Googler Fiber has had some trouble in Nashville of late, largely because rivals AT&T and Comcast don’t want to let the service infringe on their territory. It now looks like that won’t affect the rollout of Google Fiber for much longer after local lawmakers advanced their proposal to let Fiber come into town.
According to local media, Nashville’s Metro Council has voted to advance legislation allowing Google to bring its own infrastructure into the town despite threats from Comcast and AT&T to pursue legal action if the bill were to pass.
The legislation itself is for the new “one touch make ready” rule, which essentially allows for a company to make all the necessary wire adjustments itself, as long as it hires an accredited crew approved by the pole owner to do it. This prevents multiple companies from having to fix wires on the poles, saving money and time in the rollout of a new internet service like Google Fiber. AT&T argued that the rule would affect its contracts with union workers, and claimed that the FCC, not local governments, had the authority to make these decisions.
It’s important to note that the legislation simply passed on its second reading, which does not guarantee that it will pass on its third and final reading. Still, the Nashville Business Journal notes that the second reading is often the most important when it comes to the Nashville Metro Council, and that considering the proposal has passed both of its first two readings, it’s likely that it will pass its third.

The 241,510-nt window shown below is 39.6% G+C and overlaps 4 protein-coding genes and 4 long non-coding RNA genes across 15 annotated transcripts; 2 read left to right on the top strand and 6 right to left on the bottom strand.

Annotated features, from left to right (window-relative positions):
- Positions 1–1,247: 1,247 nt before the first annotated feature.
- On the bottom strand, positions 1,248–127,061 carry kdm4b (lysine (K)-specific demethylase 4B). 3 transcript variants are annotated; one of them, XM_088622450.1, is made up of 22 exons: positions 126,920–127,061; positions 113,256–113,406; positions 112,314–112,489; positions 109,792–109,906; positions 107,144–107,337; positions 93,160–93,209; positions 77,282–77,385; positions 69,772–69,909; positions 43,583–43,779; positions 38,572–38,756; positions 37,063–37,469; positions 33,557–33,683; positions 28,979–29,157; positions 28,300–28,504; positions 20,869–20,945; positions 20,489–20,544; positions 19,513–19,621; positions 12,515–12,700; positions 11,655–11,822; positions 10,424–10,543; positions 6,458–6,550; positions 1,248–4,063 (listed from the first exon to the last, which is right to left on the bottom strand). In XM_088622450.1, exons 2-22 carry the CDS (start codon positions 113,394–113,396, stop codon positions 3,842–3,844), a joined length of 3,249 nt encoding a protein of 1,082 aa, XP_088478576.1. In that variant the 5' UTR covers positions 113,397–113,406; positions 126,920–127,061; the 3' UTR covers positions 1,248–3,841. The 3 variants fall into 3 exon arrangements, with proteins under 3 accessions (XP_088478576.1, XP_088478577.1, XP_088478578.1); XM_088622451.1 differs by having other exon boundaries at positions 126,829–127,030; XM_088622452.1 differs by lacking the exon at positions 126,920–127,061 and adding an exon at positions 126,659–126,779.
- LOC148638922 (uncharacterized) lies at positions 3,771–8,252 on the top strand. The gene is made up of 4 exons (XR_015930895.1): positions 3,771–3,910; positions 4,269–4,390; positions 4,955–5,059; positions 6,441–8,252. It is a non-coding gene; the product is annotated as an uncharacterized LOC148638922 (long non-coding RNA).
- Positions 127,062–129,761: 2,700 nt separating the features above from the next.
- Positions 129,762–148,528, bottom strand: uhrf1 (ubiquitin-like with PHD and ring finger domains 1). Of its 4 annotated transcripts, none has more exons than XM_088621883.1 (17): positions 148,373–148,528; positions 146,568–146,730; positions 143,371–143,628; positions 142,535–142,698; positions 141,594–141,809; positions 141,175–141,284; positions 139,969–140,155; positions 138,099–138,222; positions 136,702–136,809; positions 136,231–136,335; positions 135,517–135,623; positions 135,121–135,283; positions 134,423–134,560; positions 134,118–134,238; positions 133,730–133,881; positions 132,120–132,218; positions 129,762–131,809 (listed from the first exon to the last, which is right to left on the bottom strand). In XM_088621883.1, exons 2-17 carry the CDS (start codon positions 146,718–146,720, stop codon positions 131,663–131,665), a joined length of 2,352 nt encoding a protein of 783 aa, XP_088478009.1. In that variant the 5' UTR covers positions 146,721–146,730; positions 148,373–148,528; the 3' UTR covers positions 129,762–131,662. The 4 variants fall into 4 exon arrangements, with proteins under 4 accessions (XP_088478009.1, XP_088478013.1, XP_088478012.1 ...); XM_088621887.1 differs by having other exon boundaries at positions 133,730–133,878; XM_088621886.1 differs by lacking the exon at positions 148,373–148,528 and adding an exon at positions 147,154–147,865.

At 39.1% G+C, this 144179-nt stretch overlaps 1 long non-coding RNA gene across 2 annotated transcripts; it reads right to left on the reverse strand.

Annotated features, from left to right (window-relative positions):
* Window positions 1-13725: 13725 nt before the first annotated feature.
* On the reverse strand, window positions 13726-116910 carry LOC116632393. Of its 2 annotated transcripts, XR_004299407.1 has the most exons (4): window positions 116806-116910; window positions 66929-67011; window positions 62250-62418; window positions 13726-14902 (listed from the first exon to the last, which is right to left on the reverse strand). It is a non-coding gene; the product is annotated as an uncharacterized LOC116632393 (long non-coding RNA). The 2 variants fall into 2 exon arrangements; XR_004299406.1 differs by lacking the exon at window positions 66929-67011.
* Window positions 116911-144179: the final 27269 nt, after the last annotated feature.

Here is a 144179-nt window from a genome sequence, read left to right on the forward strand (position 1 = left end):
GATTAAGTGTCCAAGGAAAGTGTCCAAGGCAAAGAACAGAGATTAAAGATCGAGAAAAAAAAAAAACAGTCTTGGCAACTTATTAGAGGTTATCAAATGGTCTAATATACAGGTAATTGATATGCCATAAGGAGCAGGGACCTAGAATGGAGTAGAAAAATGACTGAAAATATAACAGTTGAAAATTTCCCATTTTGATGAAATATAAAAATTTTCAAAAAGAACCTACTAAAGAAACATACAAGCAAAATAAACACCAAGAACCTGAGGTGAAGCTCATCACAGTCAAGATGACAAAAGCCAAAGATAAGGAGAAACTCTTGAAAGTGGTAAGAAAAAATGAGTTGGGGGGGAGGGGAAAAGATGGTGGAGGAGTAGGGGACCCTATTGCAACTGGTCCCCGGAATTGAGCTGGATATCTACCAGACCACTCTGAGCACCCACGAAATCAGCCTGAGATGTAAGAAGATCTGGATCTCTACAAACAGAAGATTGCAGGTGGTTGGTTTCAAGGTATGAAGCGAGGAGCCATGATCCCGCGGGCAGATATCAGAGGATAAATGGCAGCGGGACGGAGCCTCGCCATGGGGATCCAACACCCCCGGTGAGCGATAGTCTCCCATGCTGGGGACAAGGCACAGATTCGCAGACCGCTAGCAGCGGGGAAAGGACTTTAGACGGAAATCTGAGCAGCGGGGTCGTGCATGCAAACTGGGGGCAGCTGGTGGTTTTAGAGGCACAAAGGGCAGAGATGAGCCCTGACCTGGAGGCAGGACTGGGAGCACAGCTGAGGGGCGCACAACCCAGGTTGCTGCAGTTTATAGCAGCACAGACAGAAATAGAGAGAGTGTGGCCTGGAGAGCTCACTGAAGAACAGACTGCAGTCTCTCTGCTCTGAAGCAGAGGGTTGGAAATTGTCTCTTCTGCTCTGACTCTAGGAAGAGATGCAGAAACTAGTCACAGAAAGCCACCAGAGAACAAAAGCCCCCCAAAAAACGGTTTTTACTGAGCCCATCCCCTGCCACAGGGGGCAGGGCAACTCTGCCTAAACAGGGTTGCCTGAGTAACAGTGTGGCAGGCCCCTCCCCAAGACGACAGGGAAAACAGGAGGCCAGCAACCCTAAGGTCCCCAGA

Even if the council votes to approve the rule for a third time, it’s unlikely to be the last we’ll hear of the matter. AT&T sued to try and stop a similar law in Louisville, Kentucky, and last month said that an ordinance in Nashville would result in litigation. Consumers appear to view the decision as a good thing, as it gives them another option and increases competition in the area.
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